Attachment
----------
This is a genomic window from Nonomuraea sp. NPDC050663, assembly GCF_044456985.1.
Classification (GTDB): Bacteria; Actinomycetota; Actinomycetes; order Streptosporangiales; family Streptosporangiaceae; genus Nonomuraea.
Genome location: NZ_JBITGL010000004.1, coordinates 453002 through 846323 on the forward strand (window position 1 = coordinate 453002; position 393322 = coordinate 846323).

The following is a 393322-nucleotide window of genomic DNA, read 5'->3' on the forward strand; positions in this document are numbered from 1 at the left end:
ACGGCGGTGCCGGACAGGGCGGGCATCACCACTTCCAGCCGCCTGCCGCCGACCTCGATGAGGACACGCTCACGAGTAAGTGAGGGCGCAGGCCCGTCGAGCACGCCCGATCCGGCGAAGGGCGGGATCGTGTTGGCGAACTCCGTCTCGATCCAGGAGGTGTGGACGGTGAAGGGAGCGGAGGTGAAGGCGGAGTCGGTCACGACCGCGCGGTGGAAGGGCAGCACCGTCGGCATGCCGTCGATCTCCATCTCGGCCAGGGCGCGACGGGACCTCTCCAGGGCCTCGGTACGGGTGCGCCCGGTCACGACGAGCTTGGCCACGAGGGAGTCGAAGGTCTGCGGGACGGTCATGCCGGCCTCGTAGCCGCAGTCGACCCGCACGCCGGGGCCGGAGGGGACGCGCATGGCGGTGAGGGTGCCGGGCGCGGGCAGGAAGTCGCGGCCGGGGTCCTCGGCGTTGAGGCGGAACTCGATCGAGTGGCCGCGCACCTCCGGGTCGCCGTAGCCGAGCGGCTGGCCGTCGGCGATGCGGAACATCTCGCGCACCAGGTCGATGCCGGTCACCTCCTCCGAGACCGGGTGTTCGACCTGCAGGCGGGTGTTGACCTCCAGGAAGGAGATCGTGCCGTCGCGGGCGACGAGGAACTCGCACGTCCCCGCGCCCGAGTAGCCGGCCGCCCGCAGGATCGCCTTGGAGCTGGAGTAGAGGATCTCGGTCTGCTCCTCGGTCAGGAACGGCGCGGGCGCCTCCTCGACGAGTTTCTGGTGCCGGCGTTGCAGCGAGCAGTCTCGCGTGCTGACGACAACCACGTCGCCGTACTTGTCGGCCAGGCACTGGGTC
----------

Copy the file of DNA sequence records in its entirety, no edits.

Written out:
This is a genomic window from Nonomuraea sp. NPDC050663, assembly GCF_044456985.1.
Classification (GTDB): Bacteria; Actinomycetota; Actinomycetes; order Streptosporangiales; family Streptosporangiaceae; genus Nonomuraea.
Genome location: NZ_JBITGL010000004.1, coordinates 453002 through 846323 on the forward strand (window position 1 = coordinate 453002; position 393322 = coordinate 846323).

The following is a 393322-nucleotide window of genomic DNA, read 5'->3' on the forward strand; positions in this document are numbered from 1 at the left end:
ACGGCGGTGCCGGACAGGGCGGGCATCACCACTTCCAGCCGCCTGCCGCCGACCTCGATGAGGACACGCTCACGAGTAAGTGAGGGCGCAGGCCCGTCGAGCACGCCCGATCCGGCGAAGGGCGGGATCGTGTTGGCGAACTCCGTCTCGATCCAGGAGGTGTGGACGGTGAAGGGAGCGGAGGTGAAGGCGGAGTCGGTCACGACCGCGCGGTGGAAGGGCAGCACCGTCGGCATGCCGTCGATCTCCATCTCGGCCAGGGCGCGACGGGACCTCTCCAGGGCCTCGGTACGGGTGCGCCCGGTCACGACGAGCTTGGCCACGAGGGAGTCGAAGGTCTGCGGGACGGTCATGCCGGCCTCGTAGCCGCAGTCGACCCGCACGCCGGGGCCGGAGGGGACGCGCATGGCGGTGAGGGTGCCGGGCGCGGGCAGGAAGTCGCGGCCGGGGTCCTCGGCGTTGAGGCGGAACTCGATCGAGTGGCCGCGCACCTCCGGGTCGCCGTAGCCGAGCGGCTGGCCGTCGGCGATGCGGAACATCTCGCGCACCAGGTCGATGCCGGTCACCTCCTCCGAGACCGGGTGTTCGACCTGCAGGCGGGTGTTGACCTCCAGGAAGGAGATCGTGCCGTCGCGGGCGACGAGGAACTCGCACGTCCCCGCGCCCGAGTAGCCGGCCGCCCGCAGGATCGCCTTGGAGCTGGAGTAGAGGATCTCGGTCTGCTCCTCGGTCAGGAACGGCGCGGGCGCCTCCTCGACGAGTTTCTGGTGCCGGCGTTGCAGCGAGCAGTCTCGCGTGCTGACGACAACCACGTCGCCGTACTTGTCGGCCAGGCACTGGGTC